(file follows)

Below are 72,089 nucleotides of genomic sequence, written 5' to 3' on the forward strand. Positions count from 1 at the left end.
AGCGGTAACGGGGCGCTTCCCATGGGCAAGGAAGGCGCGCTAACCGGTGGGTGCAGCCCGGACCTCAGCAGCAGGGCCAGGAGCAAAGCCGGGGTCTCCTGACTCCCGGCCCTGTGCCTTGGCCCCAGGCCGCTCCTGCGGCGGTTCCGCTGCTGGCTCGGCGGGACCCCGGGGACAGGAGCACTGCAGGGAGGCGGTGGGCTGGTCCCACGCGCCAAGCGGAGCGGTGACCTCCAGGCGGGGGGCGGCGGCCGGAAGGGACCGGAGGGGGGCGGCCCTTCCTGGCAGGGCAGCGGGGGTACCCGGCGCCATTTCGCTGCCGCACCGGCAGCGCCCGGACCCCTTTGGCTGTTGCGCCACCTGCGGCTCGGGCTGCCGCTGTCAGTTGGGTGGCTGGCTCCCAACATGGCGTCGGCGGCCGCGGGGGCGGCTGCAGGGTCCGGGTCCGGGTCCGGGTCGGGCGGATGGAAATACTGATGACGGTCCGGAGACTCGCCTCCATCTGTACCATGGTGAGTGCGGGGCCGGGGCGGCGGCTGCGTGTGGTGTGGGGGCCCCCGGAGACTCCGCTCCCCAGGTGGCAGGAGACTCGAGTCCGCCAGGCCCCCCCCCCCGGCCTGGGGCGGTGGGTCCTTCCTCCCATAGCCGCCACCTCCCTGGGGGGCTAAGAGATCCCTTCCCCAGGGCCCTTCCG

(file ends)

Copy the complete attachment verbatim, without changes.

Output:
Below are 72,089 nucleotides of genomic sequence, written 5' to 3' on the forward strand. Positions count from 1 at the left end.
AGCGGTAACGGGGCGCTTCCCATGGGCAAGGAAGGCGCGCTAACCGGTGGGTGCAGCCCGGACCTCAGCAGCAGGGCCAGGAGCAAAGCCGGGGTCTCCTGACTCCCGGCCCTGTGCCTTGGCCCCAGGCCGCTCCTGCGGCGGTTCCGCTGCTGGCTCGGCGGGACCCCGGGGACAGGAGCACTGCAGGGAGGCGGTGGGCTGGTCCCACGCGCCAAGCGGAGCGGTGACCTCCAGGCGGGGGGCGGCGGCCGGAAGGGACCGGAGGGGGGCGGCCCTTCCTGGCAGGGCAGCGGGGGTACCCGGCGCCATTTCGCTGCCGCACCGGCAGCGCCCGGACCCCTTTGGCTGTTGCGCCACCTGCGGCTCGGGCTGCCGCTGTCAGTTGGGTGGCTGGCTCCCAACATGGCGTCGGCGGCCGCGGGGGCGGCTGCAGGGTCCGGGTCCGGGTCCGGGTCGGGCGGATGGAAATACTGATGACGGTCCGGAGACTCGCCTCCATCTGTACCATGGTGAGTGCGGGGCCGGGGCGGCGGCTGCGTGTGGTGTGGGGGCCCCCGGAGACTCCGCTCCCCAGGTGGCAGGAGACTCGAGTCCGCCAGGCCCCCCCCCCCGGCCTGGGGCGGTGGGTCCTTCCTCCCATAGCCGCCACCTCCCTGGGGGGCTAAGAGATCCCTTCCCCAGGGCCCTTCCG